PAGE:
As from last Thursday, subject to approval, new legislation has been announced which will make 'sport-related violence' subject to stiffer penalties (between two and four years imprisonment), although the Bill failed to define what it meant by 'sport-related' and which justifiably invited editorials of quiet derision from the more liberal sections of the press. But the government must be seen to act, and act is has.

A better solution might have been to consider the structure of the King's Cup, a tournament that has been so tinkered with that it has lost almost all of its glitz, the tiny bit remaining being entirely due to the UEFA Cup carrot that is still on its menu.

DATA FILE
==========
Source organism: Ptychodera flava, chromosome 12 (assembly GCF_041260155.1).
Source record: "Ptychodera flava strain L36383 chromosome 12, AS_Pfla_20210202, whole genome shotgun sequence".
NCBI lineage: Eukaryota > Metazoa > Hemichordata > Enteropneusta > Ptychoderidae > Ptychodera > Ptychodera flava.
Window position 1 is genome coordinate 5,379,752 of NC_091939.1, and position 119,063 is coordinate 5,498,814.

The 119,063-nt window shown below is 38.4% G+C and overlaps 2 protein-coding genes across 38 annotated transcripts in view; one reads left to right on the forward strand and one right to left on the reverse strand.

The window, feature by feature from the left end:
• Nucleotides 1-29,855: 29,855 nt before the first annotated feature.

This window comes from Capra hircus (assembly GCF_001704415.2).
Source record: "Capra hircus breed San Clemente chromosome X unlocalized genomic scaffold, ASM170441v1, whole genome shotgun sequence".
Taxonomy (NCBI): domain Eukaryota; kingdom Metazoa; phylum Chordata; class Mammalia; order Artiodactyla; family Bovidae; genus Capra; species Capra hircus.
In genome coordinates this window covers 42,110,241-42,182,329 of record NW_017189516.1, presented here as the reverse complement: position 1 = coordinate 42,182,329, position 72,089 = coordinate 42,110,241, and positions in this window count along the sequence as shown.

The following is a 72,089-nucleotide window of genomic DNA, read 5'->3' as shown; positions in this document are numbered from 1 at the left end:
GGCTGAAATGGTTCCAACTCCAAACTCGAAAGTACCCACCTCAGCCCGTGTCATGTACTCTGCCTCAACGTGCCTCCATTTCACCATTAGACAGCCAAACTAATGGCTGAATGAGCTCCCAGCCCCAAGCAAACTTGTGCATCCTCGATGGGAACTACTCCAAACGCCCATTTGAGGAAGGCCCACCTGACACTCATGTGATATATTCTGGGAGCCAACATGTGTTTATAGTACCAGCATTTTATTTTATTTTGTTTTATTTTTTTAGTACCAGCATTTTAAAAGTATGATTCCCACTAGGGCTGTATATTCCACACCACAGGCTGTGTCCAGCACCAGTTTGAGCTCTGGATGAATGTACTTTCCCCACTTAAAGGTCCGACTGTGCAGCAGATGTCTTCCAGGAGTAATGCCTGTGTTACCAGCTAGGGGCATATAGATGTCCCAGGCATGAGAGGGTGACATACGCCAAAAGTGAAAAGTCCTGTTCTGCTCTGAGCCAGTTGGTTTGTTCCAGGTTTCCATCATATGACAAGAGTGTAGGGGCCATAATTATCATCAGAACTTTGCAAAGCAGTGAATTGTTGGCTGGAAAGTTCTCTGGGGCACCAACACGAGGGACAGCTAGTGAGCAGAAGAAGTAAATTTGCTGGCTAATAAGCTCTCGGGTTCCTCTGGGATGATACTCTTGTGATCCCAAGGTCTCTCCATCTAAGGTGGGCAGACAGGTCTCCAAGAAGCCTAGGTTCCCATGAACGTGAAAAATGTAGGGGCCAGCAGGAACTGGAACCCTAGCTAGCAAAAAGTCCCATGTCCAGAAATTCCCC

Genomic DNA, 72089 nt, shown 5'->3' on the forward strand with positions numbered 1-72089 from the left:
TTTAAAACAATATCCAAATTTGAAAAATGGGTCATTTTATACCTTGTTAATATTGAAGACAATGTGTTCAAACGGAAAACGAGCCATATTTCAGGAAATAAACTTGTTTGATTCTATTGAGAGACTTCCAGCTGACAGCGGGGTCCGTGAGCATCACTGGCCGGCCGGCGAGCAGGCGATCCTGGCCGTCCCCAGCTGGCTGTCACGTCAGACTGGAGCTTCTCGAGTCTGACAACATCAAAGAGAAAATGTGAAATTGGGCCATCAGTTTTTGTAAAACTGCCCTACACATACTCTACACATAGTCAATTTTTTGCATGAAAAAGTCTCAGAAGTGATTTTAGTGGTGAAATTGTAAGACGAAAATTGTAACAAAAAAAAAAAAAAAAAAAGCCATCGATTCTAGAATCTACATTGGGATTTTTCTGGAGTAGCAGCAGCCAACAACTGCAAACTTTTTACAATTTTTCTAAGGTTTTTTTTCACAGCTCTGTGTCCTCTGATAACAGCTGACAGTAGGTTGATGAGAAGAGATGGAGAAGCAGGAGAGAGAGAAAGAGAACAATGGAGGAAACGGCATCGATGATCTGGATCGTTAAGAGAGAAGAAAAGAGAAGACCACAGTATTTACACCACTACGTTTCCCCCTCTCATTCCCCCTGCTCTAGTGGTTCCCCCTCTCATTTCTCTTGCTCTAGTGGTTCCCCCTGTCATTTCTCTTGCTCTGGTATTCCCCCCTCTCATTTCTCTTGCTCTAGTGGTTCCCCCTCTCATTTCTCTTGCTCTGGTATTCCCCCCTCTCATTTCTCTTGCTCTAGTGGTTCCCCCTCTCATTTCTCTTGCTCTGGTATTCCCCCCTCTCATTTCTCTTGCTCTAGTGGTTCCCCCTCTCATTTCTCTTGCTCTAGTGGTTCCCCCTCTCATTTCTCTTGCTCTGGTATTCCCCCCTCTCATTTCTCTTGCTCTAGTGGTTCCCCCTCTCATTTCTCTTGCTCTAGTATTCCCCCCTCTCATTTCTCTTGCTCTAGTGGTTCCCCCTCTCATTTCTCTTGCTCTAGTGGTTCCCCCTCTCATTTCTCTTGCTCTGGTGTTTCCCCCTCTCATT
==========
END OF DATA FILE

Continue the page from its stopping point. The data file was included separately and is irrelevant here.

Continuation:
The opening round has been changed in recent years and subjected to what looked, on the surface, like an attractive option. The games were changed from two legs to a knockout basis and were organised regionally, with the smaller club in the draw guaranteed the home advantage.

Apart from the dubious financial benefits of this reorganisation (the Compostela v Depor game attracted a mere 5,000) the opening round has become, inevitably, a round of 'derbis' (local derbies) where all the brotherly lack-of-love within certain regions can be given an annual focus.

The police presence at Compostela's stadium was almost nil (they probably couldn't afford it) and similar comments were made in the aftermath of the Castellón-Valencia game. It might be tough for the Spanish Football Federation to admit it, but they have created a problem which the Ministry of the Interior could easily solve, if it feels that this organisational criterion is simply adding fuel to the flames.